April 2021 Connection

A Reason to Come to the Tomb

When my sister, Mallory and I were kids, our school’s Spring Break was always scheduled for the week following Easter.  Whenever Easter was, Spring Break always followed.  At that time, my aunt and uncle lived in Newport Beach, California, and, for years, invited my sister and me out to visit for that Spring Break week so that we could do lots of fun things without our parents!  After all, isn’t that every kids’ dream?  And so, we’d fly there by ourselves, go to Mighty Ducks hockey games, visit Mickey at Disney Land, and eat delicious Ruben Sandwiches at Ruby’s on the Pier.  This was always a highlight week.
When I think back on those Spring Break trips, some of my best memories are of the leadup time that preceded.  The week prior (which happened to be Holy Week), Mallory and I could barely contain our excitement.  We’d count the hours until our plane would take off and we could sit in our coach seats, sip that first parent-free Pepsi (that’s when they used to give you the whole can), and await warmth, palm trees, and Mickey Mouse.  It just so happened that Holy Week, every year, seemed to be the slowest week of the year.  All that we wanted to do was be on that plane.  If we would have been granted just one wish, it would have been that we could just skip ahead to Easter and get on with the California-bound show!  But, alas, we couldn’t.  We still had school Monday through Wednesday, Maundy Thursday services, Good Friday services, and of course Easter.  But, at least Easter felt like we were on the precipice of the excitement.
As an adult, I still look forward to Easter, and some of those memories still come flooding back to me.  But one thing I have come to discover about Holy Week and the celebration of Easter is that Easter loses so much of its zeal if we skip over the more difficult parts of Holy Week.  In a book titled Falling Upward by a Franciscan priest named Richard Rohr, he makes special note of this: like Easter, no resurrection of any kind as ever taken place without there first being a death.  Maundy Thursday and Good Friday are absolutely essential to make it possible for us to celebrate a resurrection!  If we jump to Easter because we simply cannot wait to celebrate; or if we jump to Easter because Jesus’ talk of death and the cross is just too uncomfortable, then we really will never discover the true depth of Easter’s celebration.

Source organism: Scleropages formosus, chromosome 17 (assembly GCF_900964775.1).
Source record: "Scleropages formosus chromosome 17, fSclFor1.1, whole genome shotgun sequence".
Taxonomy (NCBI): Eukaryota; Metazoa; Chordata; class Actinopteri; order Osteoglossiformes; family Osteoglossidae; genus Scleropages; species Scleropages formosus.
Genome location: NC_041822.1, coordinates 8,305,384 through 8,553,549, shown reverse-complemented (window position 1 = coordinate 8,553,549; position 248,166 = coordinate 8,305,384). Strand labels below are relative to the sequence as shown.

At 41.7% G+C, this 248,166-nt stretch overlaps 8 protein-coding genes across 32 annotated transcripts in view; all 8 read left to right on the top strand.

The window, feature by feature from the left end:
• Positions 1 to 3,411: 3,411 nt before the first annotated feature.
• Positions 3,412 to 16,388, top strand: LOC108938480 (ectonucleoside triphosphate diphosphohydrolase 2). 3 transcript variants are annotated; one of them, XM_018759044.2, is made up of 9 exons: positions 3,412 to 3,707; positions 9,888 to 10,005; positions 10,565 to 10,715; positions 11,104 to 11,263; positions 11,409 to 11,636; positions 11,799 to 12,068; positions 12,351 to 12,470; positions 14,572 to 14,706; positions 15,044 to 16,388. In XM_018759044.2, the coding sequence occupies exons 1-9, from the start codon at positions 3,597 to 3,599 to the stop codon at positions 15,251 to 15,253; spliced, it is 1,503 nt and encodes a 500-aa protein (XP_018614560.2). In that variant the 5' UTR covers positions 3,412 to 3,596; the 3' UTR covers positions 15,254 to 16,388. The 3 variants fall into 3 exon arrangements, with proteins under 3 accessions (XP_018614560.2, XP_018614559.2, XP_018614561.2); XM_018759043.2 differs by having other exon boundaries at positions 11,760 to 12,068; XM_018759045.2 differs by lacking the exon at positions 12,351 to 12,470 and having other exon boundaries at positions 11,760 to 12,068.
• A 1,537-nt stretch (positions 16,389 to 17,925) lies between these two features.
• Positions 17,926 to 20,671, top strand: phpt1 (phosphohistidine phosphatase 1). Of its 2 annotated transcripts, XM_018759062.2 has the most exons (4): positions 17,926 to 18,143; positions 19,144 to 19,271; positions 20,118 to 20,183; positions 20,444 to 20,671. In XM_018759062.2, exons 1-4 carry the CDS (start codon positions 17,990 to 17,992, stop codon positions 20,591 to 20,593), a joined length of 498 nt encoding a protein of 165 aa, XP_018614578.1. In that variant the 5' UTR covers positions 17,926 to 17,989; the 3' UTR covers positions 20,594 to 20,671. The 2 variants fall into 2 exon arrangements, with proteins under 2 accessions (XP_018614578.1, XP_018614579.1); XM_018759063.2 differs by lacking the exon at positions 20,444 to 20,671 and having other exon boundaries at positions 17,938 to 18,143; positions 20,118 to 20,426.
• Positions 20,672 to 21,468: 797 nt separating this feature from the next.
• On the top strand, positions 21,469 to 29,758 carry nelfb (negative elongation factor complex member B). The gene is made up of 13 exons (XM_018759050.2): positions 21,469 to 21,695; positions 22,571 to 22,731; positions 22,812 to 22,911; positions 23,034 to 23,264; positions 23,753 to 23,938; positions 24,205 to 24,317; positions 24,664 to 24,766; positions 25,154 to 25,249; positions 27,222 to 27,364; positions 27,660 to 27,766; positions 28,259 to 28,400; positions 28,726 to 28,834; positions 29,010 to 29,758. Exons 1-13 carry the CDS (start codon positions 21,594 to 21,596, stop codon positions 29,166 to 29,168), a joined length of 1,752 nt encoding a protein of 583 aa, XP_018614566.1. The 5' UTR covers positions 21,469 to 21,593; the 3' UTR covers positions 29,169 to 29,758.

To this end, I want to invite you to fully experience and embrace the discomfort of Holy Week this year, and fight the temptation to jump right to Easter Sunday.  As a church, we will be sharing in these experiences with two unique and very meaningful virtual services.  On both Maundy Thursday (April 1) and Good Friday (April 2), the services will be posted to our various streaming platforms at noon, as well as transmitted in our parking lot via FM radio.   Whether by yourself or with loved ones, I want to encourage you to take part in them.  Easter will come, but it only truly comes if we have a reason to visit the tomb in the first place.
On Easter Sunday, we’ll gather in the parking lot and online from the many places we will call holy ground, and we’ll sing “Christ the Lord is Risen Today” and hear a message of victory over the grave and sin.  We’ll greet one another with smiling eyes and with shouts of Alleluia.  But first, like Mary, we need a reason to come to the tomb with burial spices.
Let us not rush through this Holy Week.  Instead, let us embrace it all.  Only then will we truly appreciate the unmistakable gap between the stone and the tomb.

Christ has died. Christ is risen.  Christ will come again!

Pastor Brian

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